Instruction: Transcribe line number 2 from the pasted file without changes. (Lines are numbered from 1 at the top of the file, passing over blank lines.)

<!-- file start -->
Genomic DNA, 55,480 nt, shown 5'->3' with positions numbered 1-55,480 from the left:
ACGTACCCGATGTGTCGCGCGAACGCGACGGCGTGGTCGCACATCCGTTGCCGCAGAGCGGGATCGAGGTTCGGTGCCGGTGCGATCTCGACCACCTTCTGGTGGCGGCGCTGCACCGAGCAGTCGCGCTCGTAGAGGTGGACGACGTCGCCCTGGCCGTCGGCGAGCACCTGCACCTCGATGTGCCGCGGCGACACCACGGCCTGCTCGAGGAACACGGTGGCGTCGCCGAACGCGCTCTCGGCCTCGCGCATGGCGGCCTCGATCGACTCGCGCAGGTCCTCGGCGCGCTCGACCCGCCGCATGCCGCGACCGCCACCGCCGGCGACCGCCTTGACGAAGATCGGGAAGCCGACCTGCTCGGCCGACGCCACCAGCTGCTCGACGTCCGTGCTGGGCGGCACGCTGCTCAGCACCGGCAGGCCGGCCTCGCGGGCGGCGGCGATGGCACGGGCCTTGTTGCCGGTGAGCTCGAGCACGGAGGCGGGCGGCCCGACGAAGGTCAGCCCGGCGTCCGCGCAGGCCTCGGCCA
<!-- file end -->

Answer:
ACGTACCCGATGTGTCGCGCGAACGCGACGGCGTGGTCGCACATCCGTTGCCGCAGAGCGGGATCGAGGTTCGGTGCCGGTGCGATCTCGACCACCTTCTGGTGGCGGCGCTGCACCGAGCAGTCGCGCTCGTAGAGGTGGACGACGTCGCCCTGGCCGTCGGCGAGCACCTGCACCTCGATGTGCCGCGGCGACACCACGGCCTGCTCGAGGAACACGGTGGCGTCGCCGAACGCGCTCTCGGCCTCGCGCATGGCGGCCTCGATCGACTCGCGCAGGTCCTCGGCGCGCTCGACCCGCCGCATGCCGCGACCGCCACCGCCGGCGACCGCCTTGACGAAGATCGGGAAGCCGACCTGCTCGGCCGACGCCACCAGCTGCTCGACGTCCGTGCTGGGCGGCACGCTGCTCAGCACCGGCAGGCCGGCCTCGCGGGCGGCGGCGATGGCACGGGCCTTGTTGCCGGTGAGCTCGAGCACGGAGGCGGGCGGCCCGACGAAGGTCAGCCCGGCGTCCGCGCAGGCCTCGGCCA